Charges against woman arrested for turning in husband's guns could be dropped

Domestic violence cases more likely to become deadly with guns, experts say

The State Attorney's Office has not yet decided if charges will be dropped against a woman who turned her abusive husband's guns into police.

POLK COUNTY, Fla. – District 10 State Attorney Brian Haas said in a statement Tuesday he still has not made a decision on whether or not he will drop charges against a Polk County woman arrested for armed burglary and grand theft after police said she broke into her husband's apartment to get his guns and turn them in while he was in jail on domestic violence charges.

Courtney "Taylor" Irby was arrested on armed burglary and grand theft charges Friday, according to the Lakeland Police Department. Police said Irby went to the station to give officers her husband's guns, which she had taken from his apartment.

The day before, the couple had attended a divorce hearing and, as they were leaving the courthouse, they became involved in an argument. Joseph Irby got into his vehicle and started following his wife, who was trying to drive away from the courthouse, according to the report.

Records show Joseph Irby screamed and yelled at his wife while he rammed the rear end of her vehicle and tried to run her off the road as she was on the phone with police.

Officers said Courtney Irby was hysterically crying when they interviewed her and she was in fear for her life.

On Friday, when Courtney Irby went to turn in her estranged husband's firearms she was arrested.

"So, you are telling me you committed an armed burglary?" an officer asked.

"Yes, I am, but he wasn't going to turn them in so I am doing it," Courtney Irby replied, according to the report.

Police said Courtney Irby told them that she searched Joseph Irby's apartment because she knew he had guns but didn't know where he kept them. She said she got into the unit through the locked front door.

Officers did not elaborate on how many guns were handed over or how Courtney Irby got through the locked front door. 

The arrest sparked immediate backlash and fear that it would deter victims of domestic violence from coming forward.

However, whether Irby's charges remain is in the hands of the state attorney's office.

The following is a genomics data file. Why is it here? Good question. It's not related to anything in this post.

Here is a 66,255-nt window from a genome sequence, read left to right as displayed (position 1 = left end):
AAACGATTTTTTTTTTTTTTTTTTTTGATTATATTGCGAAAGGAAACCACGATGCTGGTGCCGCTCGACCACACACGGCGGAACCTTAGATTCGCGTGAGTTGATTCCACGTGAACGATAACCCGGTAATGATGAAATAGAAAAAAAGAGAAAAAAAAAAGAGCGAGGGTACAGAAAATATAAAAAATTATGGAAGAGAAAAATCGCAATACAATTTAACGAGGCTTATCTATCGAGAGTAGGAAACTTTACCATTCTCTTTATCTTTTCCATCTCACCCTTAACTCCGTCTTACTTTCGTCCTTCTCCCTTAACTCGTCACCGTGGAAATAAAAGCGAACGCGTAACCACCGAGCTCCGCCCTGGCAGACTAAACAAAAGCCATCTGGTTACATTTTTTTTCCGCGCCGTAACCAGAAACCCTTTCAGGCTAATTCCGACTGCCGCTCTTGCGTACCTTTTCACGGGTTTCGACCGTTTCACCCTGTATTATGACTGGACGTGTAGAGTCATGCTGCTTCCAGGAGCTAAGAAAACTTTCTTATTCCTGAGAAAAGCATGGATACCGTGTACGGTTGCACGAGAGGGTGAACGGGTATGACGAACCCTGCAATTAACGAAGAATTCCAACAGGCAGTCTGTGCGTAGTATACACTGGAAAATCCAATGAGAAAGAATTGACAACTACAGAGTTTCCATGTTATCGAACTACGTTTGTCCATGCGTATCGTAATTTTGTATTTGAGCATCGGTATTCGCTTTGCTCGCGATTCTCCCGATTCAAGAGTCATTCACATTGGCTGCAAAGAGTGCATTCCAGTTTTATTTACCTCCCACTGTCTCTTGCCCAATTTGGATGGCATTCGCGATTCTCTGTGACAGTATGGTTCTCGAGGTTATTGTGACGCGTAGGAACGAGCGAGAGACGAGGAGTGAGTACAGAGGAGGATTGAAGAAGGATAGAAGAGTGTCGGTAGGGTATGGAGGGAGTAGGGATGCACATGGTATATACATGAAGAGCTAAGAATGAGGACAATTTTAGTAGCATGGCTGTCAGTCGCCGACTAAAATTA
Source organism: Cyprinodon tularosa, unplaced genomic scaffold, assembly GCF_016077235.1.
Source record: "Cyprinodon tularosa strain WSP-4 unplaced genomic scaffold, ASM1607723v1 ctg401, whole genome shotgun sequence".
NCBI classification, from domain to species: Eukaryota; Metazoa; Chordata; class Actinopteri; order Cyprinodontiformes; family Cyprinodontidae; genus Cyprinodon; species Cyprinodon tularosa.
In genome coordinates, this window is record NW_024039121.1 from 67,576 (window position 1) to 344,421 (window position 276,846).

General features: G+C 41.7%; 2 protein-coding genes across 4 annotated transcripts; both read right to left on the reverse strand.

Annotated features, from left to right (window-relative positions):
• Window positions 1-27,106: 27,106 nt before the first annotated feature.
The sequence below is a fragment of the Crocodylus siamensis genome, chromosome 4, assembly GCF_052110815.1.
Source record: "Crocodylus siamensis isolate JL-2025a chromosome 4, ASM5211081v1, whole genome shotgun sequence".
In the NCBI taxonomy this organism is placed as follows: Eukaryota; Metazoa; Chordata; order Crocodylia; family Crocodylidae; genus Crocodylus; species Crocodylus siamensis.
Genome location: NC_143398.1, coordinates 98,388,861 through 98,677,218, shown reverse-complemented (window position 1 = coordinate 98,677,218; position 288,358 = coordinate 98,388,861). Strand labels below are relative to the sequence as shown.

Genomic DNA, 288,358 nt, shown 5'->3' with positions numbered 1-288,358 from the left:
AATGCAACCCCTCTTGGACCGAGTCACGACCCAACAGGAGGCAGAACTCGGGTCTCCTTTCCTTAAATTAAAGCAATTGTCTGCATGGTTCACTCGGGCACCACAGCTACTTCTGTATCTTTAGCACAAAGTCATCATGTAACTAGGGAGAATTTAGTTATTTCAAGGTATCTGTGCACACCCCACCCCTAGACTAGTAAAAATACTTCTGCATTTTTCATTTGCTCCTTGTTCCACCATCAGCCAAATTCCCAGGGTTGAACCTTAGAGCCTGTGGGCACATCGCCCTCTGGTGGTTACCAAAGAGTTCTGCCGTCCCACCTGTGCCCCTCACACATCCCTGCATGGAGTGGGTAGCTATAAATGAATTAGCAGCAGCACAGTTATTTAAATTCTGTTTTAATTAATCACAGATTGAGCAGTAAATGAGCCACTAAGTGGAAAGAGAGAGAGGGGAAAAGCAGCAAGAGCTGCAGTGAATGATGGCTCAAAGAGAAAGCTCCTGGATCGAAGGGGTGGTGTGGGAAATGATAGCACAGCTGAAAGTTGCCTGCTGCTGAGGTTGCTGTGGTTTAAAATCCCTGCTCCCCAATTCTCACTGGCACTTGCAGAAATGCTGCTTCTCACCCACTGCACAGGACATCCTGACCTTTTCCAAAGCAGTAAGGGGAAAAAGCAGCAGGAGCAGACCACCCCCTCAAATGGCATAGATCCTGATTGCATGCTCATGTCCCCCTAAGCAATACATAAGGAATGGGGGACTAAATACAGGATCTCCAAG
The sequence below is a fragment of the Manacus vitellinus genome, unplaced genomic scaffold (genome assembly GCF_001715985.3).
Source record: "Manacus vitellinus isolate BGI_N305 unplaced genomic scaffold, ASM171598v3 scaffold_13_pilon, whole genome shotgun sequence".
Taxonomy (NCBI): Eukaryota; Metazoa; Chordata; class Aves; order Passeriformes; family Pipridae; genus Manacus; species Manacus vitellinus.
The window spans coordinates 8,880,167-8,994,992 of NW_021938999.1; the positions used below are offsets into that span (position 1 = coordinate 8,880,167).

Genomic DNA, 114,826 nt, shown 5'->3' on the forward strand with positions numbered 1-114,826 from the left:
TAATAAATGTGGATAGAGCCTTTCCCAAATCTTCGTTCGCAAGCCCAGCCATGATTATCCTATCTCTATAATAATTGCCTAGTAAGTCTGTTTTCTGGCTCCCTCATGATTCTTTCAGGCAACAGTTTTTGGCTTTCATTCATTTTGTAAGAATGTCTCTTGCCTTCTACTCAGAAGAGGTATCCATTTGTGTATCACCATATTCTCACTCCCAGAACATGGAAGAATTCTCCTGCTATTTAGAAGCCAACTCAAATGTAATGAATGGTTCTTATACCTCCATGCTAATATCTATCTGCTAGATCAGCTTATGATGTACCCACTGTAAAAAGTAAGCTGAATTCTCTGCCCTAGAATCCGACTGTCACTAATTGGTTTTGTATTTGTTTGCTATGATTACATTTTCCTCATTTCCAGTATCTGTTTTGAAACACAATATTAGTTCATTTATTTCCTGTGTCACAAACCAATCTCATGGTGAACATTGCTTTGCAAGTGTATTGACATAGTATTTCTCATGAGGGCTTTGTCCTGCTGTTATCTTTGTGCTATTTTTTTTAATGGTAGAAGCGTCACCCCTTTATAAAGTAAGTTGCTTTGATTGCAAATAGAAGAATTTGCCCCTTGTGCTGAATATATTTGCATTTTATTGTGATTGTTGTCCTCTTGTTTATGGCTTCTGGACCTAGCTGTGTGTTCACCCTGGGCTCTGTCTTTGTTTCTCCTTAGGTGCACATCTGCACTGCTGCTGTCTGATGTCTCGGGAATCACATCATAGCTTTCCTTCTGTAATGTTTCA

"In order to make a proper determination, the assistant state attorneys in my office review all of the reports and applicable law prior to making the filing decision," Haas said in a statement. "As of today, we are still awaiting various reports, statements and other documentation to be submitted from the Lakeland Police Department.

When we have all of the necessary information, my office will work diligently and expeditiously to decide, what, if any, charges should be filed in this matter."

The statement comes in response to a letter sent to him by State Rep. Anna Eskamani (D-Orlando) urging Haas to drop the charges. 

"Outraged," Eskamani said. "I was really frustrated that a survivor of domestic violence who went to police for help was arrested for seeking that type of support." 

Eskamani said she filed legislation, HB941, this year that would have kept guns out of the hands of domestic violence perpetrators who were convicted. 

"I think when we see the injustice in a broken system, we have to do something about it," she said.

According to Harbor House CEO Michelle Sperzel, domestic violence situations are five times more likely to end in death when firearms are involved.

"Domestic violence, when it's happening in the home, it's going to escalate when there are firearms involved," Sperzel said.

She said if a domestic violence survivor knows their abuser has guns that they should document and report that.

"Making sure that's something that puts into the injunction paperwork or if they are going to be interacting with law enforcement or interacting with the court in any way shape or form, make sure you let them know that," she said. 

Sperzel also believes a case like this could deter other domestic violence survivors from coming forward.

"I absolutely think it's unfortunate when someone is trying to do their best  to be safe and lookout for her own safety and this is where we get caught," Sperzel said. "This how someone can be victimized by our own system."

A GoFundMe account has been started to help pay for Irby's legal expenses. Orlando attorney John Morgan posted on his Facebook page that he would represent Courtney Irby for free.